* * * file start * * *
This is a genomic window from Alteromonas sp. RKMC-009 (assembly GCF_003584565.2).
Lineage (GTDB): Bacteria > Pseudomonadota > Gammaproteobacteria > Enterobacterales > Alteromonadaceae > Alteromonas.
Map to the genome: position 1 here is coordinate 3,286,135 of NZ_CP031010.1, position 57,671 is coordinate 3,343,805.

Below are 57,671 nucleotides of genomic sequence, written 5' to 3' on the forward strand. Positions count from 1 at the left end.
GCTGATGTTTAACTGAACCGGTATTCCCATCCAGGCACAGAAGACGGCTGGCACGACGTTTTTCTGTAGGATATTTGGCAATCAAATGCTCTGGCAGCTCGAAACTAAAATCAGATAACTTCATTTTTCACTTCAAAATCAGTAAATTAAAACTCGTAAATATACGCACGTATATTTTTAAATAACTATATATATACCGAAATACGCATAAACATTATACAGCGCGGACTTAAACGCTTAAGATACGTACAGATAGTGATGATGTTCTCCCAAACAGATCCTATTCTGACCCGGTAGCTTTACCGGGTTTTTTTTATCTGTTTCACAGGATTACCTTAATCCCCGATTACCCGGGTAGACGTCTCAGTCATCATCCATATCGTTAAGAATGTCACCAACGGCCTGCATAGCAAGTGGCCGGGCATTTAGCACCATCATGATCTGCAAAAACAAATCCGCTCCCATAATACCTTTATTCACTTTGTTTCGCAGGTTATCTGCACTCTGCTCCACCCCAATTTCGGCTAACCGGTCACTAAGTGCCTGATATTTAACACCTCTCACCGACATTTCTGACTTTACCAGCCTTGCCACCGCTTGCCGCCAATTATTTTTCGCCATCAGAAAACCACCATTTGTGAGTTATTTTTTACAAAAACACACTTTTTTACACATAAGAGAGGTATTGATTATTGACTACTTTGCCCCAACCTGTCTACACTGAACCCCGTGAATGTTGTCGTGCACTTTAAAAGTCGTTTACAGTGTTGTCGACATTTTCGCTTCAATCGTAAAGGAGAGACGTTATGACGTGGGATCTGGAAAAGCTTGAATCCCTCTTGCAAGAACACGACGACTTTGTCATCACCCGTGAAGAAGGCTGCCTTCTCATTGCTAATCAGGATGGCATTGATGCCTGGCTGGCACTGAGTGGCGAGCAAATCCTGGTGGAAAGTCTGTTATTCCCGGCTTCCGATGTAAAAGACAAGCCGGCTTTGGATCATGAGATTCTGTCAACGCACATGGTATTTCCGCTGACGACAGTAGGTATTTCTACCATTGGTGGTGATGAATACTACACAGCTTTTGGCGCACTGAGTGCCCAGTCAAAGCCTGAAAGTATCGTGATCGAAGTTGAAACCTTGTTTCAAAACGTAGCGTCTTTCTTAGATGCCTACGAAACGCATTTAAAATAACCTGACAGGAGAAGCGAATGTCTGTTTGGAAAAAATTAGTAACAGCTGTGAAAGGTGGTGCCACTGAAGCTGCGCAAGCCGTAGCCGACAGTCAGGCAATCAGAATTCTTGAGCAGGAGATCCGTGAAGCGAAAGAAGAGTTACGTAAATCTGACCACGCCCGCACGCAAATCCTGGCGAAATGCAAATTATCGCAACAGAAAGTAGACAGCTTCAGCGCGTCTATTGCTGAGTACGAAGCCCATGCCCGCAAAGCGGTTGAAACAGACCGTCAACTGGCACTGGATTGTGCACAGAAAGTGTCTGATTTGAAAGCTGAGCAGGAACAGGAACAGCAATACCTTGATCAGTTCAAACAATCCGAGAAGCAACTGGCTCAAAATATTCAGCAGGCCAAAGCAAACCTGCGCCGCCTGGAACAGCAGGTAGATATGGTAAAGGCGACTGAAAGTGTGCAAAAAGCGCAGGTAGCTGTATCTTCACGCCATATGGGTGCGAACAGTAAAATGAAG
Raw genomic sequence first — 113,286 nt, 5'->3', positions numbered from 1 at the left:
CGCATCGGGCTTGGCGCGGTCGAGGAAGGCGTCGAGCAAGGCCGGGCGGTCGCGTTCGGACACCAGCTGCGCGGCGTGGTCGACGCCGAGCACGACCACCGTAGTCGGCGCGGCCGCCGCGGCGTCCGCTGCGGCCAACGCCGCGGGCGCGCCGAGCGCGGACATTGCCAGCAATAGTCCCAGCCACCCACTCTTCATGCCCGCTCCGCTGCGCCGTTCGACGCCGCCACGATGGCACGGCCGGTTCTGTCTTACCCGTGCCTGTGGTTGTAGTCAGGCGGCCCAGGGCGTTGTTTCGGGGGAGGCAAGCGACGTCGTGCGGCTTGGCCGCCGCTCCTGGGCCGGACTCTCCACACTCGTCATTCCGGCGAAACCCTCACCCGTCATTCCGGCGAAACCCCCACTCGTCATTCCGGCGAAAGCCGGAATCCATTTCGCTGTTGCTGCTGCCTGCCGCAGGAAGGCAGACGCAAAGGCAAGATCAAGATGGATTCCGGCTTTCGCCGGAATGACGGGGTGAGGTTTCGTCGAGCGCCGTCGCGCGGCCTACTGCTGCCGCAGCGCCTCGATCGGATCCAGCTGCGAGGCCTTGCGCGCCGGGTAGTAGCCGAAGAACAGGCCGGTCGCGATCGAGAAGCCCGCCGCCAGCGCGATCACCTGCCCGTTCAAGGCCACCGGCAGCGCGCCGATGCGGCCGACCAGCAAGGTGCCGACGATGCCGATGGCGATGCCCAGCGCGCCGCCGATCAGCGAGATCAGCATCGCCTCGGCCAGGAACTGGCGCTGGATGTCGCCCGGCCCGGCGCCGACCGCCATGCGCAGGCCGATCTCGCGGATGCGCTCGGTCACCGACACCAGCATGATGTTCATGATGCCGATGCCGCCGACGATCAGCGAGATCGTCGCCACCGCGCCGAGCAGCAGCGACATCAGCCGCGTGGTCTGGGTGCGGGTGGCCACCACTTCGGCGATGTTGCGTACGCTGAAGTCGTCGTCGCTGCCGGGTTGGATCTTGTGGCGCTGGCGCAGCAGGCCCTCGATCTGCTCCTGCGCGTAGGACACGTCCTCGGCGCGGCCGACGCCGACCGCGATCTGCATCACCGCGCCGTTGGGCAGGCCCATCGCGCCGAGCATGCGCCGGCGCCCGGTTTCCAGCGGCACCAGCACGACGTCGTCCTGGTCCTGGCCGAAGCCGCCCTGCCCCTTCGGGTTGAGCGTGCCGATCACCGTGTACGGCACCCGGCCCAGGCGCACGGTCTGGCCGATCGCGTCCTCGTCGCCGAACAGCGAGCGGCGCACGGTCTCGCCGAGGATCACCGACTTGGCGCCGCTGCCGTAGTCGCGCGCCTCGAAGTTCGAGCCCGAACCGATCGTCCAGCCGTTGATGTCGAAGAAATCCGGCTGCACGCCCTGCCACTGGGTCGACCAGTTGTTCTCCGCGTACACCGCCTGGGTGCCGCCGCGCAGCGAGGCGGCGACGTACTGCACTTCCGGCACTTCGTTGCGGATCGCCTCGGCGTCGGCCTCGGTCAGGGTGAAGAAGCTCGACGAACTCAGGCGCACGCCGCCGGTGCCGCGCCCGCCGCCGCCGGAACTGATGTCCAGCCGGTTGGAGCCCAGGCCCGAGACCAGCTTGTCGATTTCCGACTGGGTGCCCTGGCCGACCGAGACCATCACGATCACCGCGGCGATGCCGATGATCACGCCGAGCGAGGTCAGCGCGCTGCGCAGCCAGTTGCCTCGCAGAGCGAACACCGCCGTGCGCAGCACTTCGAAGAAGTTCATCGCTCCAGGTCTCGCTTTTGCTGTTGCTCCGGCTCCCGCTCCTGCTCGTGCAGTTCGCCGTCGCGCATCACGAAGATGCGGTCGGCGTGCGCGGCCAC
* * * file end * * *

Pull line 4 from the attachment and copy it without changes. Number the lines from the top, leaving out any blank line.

Below are 57,671 nucleotides of genomic sequence, written 5' to 3' on the forward strand. Positions count from 1 at the left end.